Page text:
20 dB directional coupler from 500MHz to 6GHz rated to 50W power with SMA-Female connectors
ADC-500M-6000M-20-01: 20 dB directional Coupler
ADC-500M-6000M-20-01 from AWG Tech is a 20 dB directional coupler from the wide range of coaxial directional coupler products that we supply. The applications for this directional coupler includes (but are nor limited to):
- Laboratory test and measurement equipment
- Mobile telecommunication equipment
- Military and defense communication systems
- Satellite communications equipment
The directional coupler design for ADC-500M-6000M-20-01 is based on high quality and low loss microstrip directional coupler design. This RF directional coupler has been optimized for operation from 500MHz to 6GHz and features a low insertion loss of 0.5dB and a coupling factor of 20dB. It has been designed for a 50 Ohms system and has a VSWR of 1.2 max. Built with SMA-female connectors, ADC-500M-6000M-20-01.
If you are looking for a reliable RF component supplier for high quality 20dB directional coupler, contact AWG Tech today. Our RF specialist will be happy to assist you to clarify your doubts or to point you to the right 20 directional coupler that best suits your needs. AWG Tech has shipped thousands of 20 dB directional coupler to customers world wide including Australia, Indonesia, Singapore, Vietnam, U.K, Brazil and South Africa.
The 20dB Directional Coupler – An Inside Look at Directional Coupler Basics, Design and Its Applications
In communications today, radio frequency (RF) and microwave (MW) are increasingly important, and, as such, components like the directional coupler have become practically indispensable. Not only are they fairly accurate, but they’re also simple to include in a system, and they’re convenient.
There’s no such thing as one size fits all when it comes to directional couplers, however; in fact, there is a wide range of packages and configurations. Still, they can easily be distinguished by either their sampling capabilities, or their intended use. A 20dB directional coupler, for instance, can be either coaxial or waveguide, single or dual-directional, or else a combination.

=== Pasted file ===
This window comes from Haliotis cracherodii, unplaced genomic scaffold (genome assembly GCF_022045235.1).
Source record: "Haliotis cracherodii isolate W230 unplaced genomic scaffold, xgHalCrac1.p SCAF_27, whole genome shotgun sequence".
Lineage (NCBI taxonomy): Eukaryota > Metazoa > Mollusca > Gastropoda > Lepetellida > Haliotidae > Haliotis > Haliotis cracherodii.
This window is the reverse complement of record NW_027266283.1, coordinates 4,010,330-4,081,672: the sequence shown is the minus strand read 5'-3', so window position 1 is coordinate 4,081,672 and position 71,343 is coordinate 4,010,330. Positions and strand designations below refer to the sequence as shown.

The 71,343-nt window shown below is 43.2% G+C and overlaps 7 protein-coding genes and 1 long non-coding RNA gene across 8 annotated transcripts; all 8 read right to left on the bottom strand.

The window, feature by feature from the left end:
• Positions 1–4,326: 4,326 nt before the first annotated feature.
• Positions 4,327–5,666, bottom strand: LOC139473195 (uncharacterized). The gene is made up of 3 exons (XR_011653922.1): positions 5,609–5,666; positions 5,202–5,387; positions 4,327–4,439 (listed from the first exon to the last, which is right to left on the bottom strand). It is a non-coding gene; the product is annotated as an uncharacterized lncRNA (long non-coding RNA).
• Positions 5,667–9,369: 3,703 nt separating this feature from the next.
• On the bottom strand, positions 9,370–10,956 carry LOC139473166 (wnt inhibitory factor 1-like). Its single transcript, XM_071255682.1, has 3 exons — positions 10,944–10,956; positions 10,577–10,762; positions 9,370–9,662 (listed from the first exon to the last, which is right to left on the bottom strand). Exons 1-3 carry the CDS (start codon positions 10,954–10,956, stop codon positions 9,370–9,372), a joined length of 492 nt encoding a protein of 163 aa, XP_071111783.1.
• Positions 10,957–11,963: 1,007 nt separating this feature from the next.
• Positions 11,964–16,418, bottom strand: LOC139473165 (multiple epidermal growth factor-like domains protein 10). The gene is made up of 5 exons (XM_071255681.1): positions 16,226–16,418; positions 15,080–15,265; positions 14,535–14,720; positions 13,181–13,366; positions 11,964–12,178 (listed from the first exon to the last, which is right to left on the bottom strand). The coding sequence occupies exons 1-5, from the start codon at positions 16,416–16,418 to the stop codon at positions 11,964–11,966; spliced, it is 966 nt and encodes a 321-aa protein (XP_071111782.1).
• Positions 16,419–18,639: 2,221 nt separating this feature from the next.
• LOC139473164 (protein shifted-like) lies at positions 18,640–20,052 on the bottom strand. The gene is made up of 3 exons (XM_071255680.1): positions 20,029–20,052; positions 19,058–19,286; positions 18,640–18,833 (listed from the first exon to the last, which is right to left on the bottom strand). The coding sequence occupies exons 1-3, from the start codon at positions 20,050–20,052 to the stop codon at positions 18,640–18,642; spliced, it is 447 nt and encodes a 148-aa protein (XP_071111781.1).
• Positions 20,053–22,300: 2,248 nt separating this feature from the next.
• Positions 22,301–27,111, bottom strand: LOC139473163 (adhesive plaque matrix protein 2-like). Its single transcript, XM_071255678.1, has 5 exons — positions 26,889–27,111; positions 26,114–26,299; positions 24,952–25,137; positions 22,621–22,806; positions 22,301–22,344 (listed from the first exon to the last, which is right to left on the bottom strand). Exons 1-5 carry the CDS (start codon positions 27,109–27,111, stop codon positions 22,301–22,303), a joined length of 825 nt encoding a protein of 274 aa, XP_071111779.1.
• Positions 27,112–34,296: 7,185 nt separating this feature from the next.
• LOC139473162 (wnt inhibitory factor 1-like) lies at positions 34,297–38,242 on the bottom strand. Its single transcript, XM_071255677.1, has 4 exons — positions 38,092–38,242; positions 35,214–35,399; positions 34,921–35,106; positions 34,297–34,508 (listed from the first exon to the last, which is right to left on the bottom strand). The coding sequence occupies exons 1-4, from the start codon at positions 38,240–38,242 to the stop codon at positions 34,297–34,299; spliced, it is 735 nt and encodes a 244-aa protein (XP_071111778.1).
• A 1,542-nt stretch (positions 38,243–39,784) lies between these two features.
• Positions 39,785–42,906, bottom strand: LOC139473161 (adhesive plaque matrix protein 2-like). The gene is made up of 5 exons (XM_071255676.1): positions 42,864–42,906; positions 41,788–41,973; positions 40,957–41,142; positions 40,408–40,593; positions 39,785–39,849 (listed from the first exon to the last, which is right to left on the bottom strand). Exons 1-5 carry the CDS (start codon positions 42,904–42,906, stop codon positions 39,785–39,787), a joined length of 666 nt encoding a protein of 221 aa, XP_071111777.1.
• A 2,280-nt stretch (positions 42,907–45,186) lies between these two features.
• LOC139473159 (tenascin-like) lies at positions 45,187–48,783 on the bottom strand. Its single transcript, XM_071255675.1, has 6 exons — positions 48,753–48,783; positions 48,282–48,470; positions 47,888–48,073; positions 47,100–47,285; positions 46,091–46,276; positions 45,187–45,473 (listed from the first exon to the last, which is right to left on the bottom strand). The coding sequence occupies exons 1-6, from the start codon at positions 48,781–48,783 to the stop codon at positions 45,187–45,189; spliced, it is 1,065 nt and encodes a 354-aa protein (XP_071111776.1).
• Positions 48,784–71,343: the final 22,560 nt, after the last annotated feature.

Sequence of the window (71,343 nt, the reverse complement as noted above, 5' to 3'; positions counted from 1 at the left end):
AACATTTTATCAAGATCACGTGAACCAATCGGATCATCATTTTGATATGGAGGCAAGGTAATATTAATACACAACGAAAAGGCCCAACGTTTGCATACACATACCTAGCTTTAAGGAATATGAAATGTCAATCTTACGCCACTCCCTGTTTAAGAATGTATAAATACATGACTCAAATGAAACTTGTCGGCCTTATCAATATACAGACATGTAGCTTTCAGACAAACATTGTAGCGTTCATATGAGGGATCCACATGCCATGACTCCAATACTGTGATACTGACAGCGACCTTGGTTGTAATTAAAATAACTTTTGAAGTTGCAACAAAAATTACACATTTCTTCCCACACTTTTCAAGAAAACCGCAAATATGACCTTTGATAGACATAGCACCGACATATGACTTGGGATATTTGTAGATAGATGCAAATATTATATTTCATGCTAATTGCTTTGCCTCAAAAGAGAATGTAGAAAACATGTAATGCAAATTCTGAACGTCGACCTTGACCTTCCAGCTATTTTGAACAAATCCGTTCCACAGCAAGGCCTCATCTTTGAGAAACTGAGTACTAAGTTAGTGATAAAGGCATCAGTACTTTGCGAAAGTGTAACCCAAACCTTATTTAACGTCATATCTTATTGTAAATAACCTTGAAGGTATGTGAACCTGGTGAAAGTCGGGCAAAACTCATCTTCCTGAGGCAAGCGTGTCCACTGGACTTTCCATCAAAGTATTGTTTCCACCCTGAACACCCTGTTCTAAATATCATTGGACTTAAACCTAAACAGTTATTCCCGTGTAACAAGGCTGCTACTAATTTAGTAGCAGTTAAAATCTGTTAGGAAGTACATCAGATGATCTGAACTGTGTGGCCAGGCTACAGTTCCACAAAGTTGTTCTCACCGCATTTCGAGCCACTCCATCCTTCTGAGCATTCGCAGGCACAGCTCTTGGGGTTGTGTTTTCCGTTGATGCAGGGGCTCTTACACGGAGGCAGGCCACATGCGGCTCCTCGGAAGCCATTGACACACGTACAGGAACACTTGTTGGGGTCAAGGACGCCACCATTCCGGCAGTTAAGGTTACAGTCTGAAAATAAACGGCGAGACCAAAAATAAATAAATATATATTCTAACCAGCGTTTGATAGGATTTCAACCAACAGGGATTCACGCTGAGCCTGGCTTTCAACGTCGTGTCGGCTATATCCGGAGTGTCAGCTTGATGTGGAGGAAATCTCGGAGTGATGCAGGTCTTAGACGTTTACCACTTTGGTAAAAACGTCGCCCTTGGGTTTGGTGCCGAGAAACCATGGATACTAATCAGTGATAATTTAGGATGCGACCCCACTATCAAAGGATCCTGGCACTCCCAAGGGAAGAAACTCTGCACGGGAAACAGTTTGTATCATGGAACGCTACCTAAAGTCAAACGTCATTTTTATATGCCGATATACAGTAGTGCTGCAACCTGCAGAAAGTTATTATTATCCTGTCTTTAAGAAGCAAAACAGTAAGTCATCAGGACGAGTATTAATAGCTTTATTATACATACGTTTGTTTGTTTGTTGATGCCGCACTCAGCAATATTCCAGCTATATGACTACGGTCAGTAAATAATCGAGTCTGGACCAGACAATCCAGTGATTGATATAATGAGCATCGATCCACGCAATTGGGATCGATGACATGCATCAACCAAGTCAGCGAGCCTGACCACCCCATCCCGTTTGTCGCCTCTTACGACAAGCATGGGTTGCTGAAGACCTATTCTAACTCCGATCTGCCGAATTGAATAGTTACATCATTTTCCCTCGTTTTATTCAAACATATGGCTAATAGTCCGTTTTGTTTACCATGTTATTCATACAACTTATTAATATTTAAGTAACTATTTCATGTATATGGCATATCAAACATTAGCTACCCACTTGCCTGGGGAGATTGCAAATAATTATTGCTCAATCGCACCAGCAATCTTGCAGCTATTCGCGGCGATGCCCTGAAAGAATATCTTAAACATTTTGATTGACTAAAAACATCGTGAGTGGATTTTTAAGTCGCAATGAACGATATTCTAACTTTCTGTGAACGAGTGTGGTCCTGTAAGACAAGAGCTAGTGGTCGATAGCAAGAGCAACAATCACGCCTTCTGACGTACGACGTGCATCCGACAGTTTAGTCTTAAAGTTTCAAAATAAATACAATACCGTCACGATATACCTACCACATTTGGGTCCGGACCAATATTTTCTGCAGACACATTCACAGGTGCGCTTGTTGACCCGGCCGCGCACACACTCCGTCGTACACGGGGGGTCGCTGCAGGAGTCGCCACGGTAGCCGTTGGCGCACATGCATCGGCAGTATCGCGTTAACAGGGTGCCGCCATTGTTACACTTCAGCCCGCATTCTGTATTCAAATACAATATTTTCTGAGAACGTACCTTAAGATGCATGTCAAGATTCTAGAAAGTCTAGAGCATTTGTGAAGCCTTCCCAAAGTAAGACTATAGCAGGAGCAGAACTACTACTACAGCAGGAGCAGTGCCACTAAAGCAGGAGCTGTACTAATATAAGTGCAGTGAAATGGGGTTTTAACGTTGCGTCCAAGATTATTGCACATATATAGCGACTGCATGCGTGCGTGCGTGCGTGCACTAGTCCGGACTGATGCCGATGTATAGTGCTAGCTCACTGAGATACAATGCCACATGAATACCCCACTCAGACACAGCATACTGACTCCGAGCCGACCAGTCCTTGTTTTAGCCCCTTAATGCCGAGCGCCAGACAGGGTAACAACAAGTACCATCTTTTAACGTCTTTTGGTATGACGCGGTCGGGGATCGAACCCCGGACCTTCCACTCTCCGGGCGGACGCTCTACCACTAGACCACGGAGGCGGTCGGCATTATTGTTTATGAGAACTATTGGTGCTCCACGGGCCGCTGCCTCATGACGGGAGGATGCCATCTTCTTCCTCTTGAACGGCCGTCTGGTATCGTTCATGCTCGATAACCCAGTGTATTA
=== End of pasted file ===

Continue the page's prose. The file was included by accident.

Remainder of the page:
The Inside of a Directional Coupler
Directional couplers are typically devices consisting of 4 ports. The first port is called the incident, or input; the second is the output, or transmitted. The third and fourth ports are called the forward coupled or just coupled, and reverse coupled or isolated ports, respectively.
Typically, the coupler’s main line is the one found between ports 1 and 2, is more suited to carrying high power levels and therefore may have bigger connectors, if the coupler comes with those. The other ports, on the other hand, are best suited for lower power levels in comparison.
Despite the labels, any of the ports can be the input; when this happens, the port directly across from it becomes the transmitted port. Meanwhile, the one beside it becomes the coupled port, and the one diagonally across is the isolated port.
Applications for Directional Couplers
The directional coupler may find itself being used a power splitter from time to time, but many of its usual applications sees it used as a power sampler in measurement systems. This is because it can sample power from a transmission line and do so through a definite known amount. Accordingly, accurate measurements can be taken without interrupting the system’s operations.
Directional couplers can also be used to measure frequencies, in a similar fashion to when it’s used to measure power in a system. In operating systems where it’s the frequency that matters, you’ll be hard pressed to find a more fitting component than a directional coupler.
Signal levelling is another application for directional couplers, particularly when you want to eliminate uncertainty caused by cables and other similar components. By eliminating the levelling loop or simplifying the one currently in use, you streamline the testing procedure. This way, you don’t have to select and match detectors and couplers.
Choosing Directional Couplers
There are several terms used in selecting directional couplers for various applications. Among these are the coupling coefficient, the directivity, residual standing wave ratio (VSWR), and insertion loss.
Typically, a higher directivity is more desirable as this means there are less chances of power being reflected back to one of the other ports and therefore interfering with, say, measurement. On the other hand, insertion loss and residual VSWR should be as low as possible to ensure high performance. The coupling coefficient, though, will vary depending on the application’s needs.
Make sure to contact AWG Tech
To be sure you’re getting the right 20dB directional coupler or otherwise, don’t be afraid to consult with experts at companies like AWG Tech. That way, you’re sure to get the right components for your applications each time.